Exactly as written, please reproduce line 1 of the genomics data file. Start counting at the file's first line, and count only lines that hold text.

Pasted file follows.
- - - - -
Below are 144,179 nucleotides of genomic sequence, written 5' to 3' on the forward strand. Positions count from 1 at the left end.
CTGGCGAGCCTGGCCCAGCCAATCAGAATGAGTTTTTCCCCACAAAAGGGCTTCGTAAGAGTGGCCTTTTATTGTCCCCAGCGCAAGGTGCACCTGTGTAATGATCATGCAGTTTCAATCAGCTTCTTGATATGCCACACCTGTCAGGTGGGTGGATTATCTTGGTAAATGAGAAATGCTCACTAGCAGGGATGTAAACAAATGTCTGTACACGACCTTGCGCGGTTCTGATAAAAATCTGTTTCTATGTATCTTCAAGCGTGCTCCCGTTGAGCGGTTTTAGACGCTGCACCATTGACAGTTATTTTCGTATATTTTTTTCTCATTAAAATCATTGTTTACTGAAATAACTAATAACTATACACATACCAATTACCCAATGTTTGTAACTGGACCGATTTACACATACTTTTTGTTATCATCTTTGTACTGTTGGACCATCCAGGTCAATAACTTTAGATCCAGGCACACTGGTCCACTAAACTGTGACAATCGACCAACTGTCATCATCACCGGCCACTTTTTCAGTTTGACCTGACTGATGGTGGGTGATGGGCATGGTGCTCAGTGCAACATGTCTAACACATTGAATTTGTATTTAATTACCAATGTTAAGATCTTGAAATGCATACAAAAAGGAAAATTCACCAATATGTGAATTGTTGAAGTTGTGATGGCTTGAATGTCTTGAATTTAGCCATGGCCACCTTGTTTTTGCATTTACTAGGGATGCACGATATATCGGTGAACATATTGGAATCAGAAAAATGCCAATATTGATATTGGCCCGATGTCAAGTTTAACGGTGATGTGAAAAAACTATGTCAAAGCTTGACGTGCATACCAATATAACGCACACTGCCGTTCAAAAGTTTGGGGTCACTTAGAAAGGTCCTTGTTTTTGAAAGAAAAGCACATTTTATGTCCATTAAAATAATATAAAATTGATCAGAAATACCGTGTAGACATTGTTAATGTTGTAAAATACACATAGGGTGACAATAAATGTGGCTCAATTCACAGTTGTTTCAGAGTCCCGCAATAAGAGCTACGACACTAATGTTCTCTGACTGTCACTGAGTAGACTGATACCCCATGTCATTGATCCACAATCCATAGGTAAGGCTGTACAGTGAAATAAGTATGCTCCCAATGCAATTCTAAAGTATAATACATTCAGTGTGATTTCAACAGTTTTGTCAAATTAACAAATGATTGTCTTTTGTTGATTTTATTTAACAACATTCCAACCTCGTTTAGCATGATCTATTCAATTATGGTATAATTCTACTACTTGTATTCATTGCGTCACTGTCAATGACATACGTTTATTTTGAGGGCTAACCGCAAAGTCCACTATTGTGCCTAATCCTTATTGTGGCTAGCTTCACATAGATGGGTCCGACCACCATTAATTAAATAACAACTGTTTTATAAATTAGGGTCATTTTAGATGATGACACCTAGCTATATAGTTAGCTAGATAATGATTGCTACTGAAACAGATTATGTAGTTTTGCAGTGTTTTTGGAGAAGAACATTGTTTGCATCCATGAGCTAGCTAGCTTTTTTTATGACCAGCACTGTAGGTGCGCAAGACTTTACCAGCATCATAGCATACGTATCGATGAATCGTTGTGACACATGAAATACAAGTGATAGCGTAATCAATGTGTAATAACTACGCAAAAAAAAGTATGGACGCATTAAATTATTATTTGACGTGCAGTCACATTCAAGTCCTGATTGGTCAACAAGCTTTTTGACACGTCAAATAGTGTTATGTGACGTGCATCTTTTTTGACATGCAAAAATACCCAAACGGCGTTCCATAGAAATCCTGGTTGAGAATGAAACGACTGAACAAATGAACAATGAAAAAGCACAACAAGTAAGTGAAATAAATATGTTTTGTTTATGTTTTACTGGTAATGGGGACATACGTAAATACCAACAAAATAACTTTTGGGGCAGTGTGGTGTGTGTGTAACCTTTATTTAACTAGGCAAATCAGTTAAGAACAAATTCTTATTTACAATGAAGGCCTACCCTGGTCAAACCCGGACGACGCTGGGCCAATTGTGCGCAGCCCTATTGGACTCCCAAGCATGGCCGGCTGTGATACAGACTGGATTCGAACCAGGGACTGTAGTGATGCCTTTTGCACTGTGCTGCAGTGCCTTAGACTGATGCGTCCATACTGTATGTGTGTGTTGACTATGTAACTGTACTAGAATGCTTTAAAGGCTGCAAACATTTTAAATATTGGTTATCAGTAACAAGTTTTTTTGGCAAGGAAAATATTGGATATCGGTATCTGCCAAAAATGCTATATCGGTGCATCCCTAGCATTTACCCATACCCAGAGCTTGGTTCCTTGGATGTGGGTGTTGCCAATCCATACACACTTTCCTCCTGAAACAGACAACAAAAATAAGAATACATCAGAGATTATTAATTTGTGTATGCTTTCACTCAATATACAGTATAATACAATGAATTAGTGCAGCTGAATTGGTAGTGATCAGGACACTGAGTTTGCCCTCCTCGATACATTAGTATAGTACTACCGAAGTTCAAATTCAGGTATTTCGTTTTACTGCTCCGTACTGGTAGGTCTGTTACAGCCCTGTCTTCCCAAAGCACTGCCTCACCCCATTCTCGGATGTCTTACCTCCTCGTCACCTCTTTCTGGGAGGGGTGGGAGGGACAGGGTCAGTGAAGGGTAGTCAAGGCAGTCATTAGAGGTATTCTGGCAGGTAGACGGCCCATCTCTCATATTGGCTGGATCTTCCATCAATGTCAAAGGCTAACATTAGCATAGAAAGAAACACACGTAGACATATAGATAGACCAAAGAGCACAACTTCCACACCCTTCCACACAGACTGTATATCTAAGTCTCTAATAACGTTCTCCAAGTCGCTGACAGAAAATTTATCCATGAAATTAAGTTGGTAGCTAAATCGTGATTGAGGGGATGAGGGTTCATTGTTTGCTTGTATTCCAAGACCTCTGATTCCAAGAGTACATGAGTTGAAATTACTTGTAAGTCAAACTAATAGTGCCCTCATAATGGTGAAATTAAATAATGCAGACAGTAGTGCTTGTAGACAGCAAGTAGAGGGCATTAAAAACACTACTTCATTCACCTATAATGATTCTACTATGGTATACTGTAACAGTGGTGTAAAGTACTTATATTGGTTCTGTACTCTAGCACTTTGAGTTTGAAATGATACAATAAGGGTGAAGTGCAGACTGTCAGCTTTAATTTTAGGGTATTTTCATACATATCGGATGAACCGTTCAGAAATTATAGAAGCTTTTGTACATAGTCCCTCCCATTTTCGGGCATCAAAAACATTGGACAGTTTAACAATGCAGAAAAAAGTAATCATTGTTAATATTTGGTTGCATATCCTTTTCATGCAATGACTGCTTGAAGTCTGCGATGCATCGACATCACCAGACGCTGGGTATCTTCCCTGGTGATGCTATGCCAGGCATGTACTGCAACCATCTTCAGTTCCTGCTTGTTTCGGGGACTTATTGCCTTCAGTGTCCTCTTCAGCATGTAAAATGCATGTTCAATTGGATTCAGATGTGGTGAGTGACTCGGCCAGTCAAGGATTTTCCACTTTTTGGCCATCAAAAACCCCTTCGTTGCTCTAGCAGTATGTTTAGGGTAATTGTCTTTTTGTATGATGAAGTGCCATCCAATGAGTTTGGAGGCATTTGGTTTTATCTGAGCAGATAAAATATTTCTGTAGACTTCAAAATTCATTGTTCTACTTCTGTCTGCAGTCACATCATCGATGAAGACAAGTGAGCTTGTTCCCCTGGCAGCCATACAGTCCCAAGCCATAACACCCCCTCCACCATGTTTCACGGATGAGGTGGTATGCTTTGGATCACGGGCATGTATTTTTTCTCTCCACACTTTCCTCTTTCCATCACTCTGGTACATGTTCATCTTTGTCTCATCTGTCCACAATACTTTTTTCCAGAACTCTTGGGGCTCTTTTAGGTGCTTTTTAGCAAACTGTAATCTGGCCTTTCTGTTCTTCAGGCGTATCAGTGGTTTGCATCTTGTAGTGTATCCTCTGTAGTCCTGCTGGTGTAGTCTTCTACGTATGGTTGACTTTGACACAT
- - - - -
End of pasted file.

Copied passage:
Below are 144,179 nucleotides of genomic sequence, written 5' to 3' on the forward strand. Positions count from 1 at the left end.